The Telgi scam, which undermined the economic security of the country, had involved top police officials of Maharashtra and other states. Communal assault by Hindu extremists and the partisan behaviour of the police against Muslims had encouraged ordinary law abiding Muslims turning into terrorists.

Some police officers are quick to fault politicians for the rot existing in the Indian police which has made the department a handmaid of politicians who have usurped all control. They quote the reports of the National Police Commission to argue that things will improve if political control over the police is removed. It is true that power hungry politicians have neutralised the police and prosecution machinery, the prime example being the partisan role of politically appointed public prosecutors in Gujarat in the wake of the Godhra riots. Dreaded gangster Bhai Thakur involved in several murder cases was granted extension of bail on December 20, 2003 by the Thane court in Maharashtra while continuing to terrorise witnesses, making them 'hostile' in court since the public prosecutor, probably under political influence, did not oppose the extension.

However, not always are the politicians at fault. A K Antony, perhaps the only chief minister in India who had given functional autonomy to the police by publicly declaring on April 17, 2002 that he would not interfere in transfers was forced to say on May 29, 2004 that the police and education departments would not have 'absolute freedom in future,' being disgusted with the corrupt and arrogant behaviour of some. The only police autonomy experiment thus failed.

The 'Group of Ministers' in the former government have in February 2001 listed out 114 recommendations to improve the orientation of the state police forces towards better internal security management, the implementation of which will be a serious challenge to the new government. These include good suggestions like upgradation of central and state intelligence wings and better coordination between them.

Along with this there are also well worn clichés like the central government to guide 'good governance' in the states, those occupying high public offices to 'set an example for the people' to follow and 'creating patriotism' among the masses.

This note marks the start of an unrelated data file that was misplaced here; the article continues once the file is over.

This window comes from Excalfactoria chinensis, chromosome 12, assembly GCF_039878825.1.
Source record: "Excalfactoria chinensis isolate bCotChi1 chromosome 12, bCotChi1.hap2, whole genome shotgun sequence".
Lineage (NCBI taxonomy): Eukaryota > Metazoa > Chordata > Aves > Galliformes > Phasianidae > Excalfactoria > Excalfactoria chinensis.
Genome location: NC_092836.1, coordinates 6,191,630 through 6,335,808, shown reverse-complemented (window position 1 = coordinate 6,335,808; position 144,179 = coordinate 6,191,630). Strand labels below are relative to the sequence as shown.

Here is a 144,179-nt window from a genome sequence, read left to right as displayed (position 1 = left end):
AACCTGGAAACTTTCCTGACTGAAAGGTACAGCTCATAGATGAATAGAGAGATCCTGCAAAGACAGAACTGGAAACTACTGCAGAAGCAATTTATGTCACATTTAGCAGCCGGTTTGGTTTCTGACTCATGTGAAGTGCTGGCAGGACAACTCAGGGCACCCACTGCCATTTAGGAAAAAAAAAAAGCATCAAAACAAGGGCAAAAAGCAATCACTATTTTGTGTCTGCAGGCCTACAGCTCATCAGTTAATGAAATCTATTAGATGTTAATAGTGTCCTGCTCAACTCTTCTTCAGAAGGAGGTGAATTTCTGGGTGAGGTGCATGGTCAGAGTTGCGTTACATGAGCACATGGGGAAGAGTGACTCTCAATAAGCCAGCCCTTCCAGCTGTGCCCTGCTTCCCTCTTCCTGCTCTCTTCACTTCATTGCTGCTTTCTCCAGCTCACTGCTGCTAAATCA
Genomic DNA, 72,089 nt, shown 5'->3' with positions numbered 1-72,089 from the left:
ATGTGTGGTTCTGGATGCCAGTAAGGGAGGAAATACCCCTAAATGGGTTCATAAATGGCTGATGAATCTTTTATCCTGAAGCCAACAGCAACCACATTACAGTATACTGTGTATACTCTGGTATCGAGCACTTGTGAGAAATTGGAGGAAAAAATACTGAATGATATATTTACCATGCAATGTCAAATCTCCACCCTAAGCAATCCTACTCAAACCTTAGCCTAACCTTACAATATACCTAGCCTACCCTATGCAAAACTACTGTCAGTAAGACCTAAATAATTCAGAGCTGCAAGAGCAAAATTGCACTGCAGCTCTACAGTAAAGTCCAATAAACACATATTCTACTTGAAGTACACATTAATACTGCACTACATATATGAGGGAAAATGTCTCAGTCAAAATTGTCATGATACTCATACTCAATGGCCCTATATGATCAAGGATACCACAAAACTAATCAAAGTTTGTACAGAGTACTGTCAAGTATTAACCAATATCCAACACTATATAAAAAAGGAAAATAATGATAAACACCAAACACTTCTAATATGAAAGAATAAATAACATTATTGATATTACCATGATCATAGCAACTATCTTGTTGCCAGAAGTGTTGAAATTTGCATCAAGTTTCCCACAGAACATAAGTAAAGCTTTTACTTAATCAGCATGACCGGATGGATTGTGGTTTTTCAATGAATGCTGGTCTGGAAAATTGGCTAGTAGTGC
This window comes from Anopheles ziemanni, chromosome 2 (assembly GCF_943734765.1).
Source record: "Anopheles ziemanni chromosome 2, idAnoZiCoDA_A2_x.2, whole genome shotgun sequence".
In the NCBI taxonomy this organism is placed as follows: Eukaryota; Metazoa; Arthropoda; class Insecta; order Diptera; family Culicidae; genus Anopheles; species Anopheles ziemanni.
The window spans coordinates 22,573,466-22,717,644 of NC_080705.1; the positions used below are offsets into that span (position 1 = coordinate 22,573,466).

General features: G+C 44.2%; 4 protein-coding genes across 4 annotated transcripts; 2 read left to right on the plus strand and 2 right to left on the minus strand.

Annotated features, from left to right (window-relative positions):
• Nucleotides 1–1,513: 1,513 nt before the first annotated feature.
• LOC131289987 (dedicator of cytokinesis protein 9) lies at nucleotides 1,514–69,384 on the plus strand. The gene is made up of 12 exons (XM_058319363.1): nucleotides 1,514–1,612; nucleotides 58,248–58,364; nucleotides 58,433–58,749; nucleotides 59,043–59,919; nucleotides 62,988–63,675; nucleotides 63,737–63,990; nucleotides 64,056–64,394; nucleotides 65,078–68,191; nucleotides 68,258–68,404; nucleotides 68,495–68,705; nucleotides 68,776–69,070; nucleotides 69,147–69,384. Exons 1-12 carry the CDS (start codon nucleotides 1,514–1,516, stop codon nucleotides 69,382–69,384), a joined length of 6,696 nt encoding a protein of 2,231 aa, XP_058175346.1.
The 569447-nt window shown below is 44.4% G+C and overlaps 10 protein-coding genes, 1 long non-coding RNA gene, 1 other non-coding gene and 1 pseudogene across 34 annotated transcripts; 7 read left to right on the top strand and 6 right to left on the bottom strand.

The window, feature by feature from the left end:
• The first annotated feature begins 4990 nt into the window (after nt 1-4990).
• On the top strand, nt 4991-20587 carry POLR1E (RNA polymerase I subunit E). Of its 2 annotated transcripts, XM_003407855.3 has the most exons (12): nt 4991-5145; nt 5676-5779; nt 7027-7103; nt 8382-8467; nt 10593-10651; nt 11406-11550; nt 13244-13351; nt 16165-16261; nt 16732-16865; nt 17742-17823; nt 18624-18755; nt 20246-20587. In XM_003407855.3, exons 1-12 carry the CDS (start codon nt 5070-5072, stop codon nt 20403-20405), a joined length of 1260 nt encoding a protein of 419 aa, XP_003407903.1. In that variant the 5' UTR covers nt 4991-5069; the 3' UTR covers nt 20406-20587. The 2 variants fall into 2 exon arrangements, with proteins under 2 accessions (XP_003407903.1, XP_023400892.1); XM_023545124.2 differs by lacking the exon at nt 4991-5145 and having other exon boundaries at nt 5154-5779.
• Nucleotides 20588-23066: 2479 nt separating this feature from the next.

Some recommendations would take years to implement like the revamping of the existing criminal law and procedure, shift system for the police, amendment to prevent granting of bail in serious cases, separation of crime and investigation staff and amendment of the law enabling supervision of assistant public prosecutor's work through a police officer.

Yet others would never be implemented due to objections from the state satraps for being an assault on state autonomy or diluting the control of politicians, examples being the 'proactive' implementation of the provisions of Article 355 of the Constitution for protecting every state from external aggression or internal disturbances, creating a federal agency to investigate 'federal crimes' and establishing a state level 'Establishment Board' to decide police transfers.

It would need tremendous sagacity and tact to persuade the state governments to introduce these measures to improve the standard of grassroot policing to upgrade the security vigil in this country. Also, the UPA decision to repeal POTA, followed by a similar Maharashtra government declaration on MCOCA is bound to create problems in keeping hardened criminals or terrorists in custody at least during the interim period till alternative provisions under the normal criminal law are enacted.

V Balachandran retired as former special secretary, Cabinet Secretariat, Government of India

Part II: Needed: An effective National Security Council

Image: Uttam Ghosh


The Rediff Specials


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Number of User Comments: 3




Sub: need care

I may suggest that the author should confine to the objectives of the theme without adding his own masala. when you make your own judgements, ...


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Sub: author is ignorant...

Looks like the author is ignorant. The divise policy was masterminded by British and strictly followed by congress in the name of secularism. The author ...


Posted by Ramanathan





Sub: Show me a rule abiding Muslim

Writer says that "Communal assault by Hindu extremists and the partisan behaviour of the police against Muslims had encouraged ordinary law abiding Muslims turning into ...


Posted by perinkulam1